Federal Deficits Are Worse Than You Think

Voters tend to be rationally ignorant. Since a single vote does not matter, for most potential voters the cost of being politically well informed is greater than the benefit of being knowledgeable about political affairs. Therefore it’s rational for most voters to be ignorant regarding political issues.

A main reason for the high cost of being well informed is that government officials may not want the public to be well informed. They purposefully conceal their schemes to reduce the opposition to their policies. A well informed body politic would be a threat to the welfare and warfare state.

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This obscurantism is on full display regarding the government budget.

Let’s start with the annual deficit. You may have noticed that the stated annual deficit is less than the increase in government debt. In order to explain this, consider a small scale example. Assume that you were $20,000 in debt at the beginning of 2017 and you earned $3000 and spent $4000 during the year. You borrowed $1000 to cover this spending so your total debt increased to $21,000. A sensible reading of this situation would be that you had a $1000 deficit in 2017 (multiply these numbers by a billion dollars to roughly approximate what is generally asserted to be the federal budget).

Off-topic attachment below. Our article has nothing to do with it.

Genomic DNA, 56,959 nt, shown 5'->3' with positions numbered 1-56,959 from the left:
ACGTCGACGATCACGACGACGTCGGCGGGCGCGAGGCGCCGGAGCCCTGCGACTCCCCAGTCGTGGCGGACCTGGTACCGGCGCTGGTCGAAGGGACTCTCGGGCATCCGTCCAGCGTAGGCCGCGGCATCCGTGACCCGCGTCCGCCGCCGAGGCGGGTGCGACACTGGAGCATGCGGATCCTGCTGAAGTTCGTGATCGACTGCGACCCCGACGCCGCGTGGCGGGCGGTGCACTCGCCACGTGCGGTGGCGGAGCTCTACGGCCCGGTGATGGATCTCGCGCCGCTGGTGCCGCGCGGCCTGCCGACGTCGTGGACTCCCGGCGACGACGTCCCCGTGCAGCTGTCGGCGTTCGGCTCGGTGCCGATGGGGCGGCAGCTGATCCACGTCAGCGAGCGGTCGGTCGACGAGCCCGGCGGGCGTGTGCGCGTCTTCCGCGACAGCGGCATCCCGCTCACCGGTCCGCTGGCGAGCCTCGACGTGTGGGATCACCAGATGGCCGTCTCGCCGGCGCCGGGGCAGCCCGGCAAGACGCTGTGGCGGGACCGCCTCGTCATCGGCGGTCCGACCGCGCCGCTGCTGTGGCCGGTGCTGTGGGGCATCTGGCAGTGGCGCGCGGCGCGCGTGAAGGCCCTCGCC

However, if you followed the federal government’s method, you would claim a deficit of, say, $600. According to the feds, the official deficit is less than the increase in total debt. How do they do this? Well, some of the borrowed money is simply not included in the deficit. For example, in fiscal year 2016, they claimed a deficit of $587 billion even though the total debt increased $1422 billion and the debt held by the public (the total debt less the intragovernmental debt) increased $1049 billion. They hide some of the deficit by simply declaring that some of the increased debt is not part of the deficit.

But this deception is of little consequence compared to the government’s claims about their spending habits.

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Author: Travis Esquivel

Travis Esquivel is an engineer, passionate soccer player and full-time dad. He enjoys writing about innovation and technology from time to time.

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